Agents who work in coastal regions know that their markets are more than sprawling mansions and high-end properties. The reality is that many homes are moderately priced and they also are in danger of falling victim to rising sea levels.

According to CNBC, a report by Zillow has found that if sea levels were to rise 6 feet, 1.9 million homes, or $916 billion worth of U.S. residential real estate, could be lost.

Zillow chief economist Svenja Gudell noted that in the report Zillow looked at what types of homes would be flooded, absent preventative measures, based on the most recent estimates of sea-level increase by the end of the century.

“Living near the water is incredibly appealing for people around the country, but it also comes with additional considerations for buyers and homeowners. Homes in low-lying areas are also more susceptible to storm flooding and these risks could be realized on a much shorter timeline as we have seen time and time again.”

According to the report, 39 percent of homes expected to be underwater by the year 2100 are in the most valuable category. However, the overwhelming majority are in the median price level of about $220,000 or less. Gudell noted that owners of lower-priced homes likely don’t have the resources to take preventative measures against the rising tides, like putting in sea walls or making changes to foundations to withstand intermittent flooding.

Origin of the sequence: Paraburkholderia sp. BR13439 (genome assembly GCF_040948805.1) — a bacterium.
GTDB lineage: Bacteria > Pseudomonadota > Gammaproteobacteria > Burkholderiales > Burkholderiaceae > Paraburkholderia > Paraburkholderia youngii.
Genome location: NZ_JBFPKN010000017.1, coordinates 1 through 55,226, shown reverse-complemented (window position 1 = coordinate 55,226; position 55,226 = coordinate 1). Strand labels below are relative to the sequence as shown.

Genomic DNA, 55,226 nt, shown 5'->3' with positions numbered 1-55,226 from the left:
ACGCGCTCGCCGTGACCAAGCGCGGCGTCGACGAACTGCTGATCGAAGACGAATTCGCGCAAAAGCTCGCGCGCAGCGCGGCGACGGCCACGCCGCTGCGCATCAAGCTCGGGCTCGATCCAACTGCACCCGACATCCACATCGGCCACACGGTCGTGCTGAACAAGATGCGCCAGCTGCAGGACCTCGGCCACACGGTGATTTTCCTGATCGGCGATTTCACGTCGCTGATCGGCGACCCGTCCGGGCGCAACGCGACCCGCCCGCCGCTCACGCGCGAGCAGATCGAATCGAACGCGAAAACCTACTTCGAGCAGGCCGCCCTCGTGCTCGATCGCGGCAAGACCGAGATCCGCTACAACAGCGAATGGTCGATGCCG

“We’ve seen the enormous impact flooding can have on a city and its residents. It’s harder for us to think about it on a long-term timeline, but the real risks that come with rising sea levels should not be ignored until it’s too late to address them.”

For agents in Miami, New York, Boston, Tampa and Fort Myers, Fla., the highest volume of properties are at risk of flooding. Other markets at risk include Los Angeles, Charleston, South Carolina, New Orleans and Houston.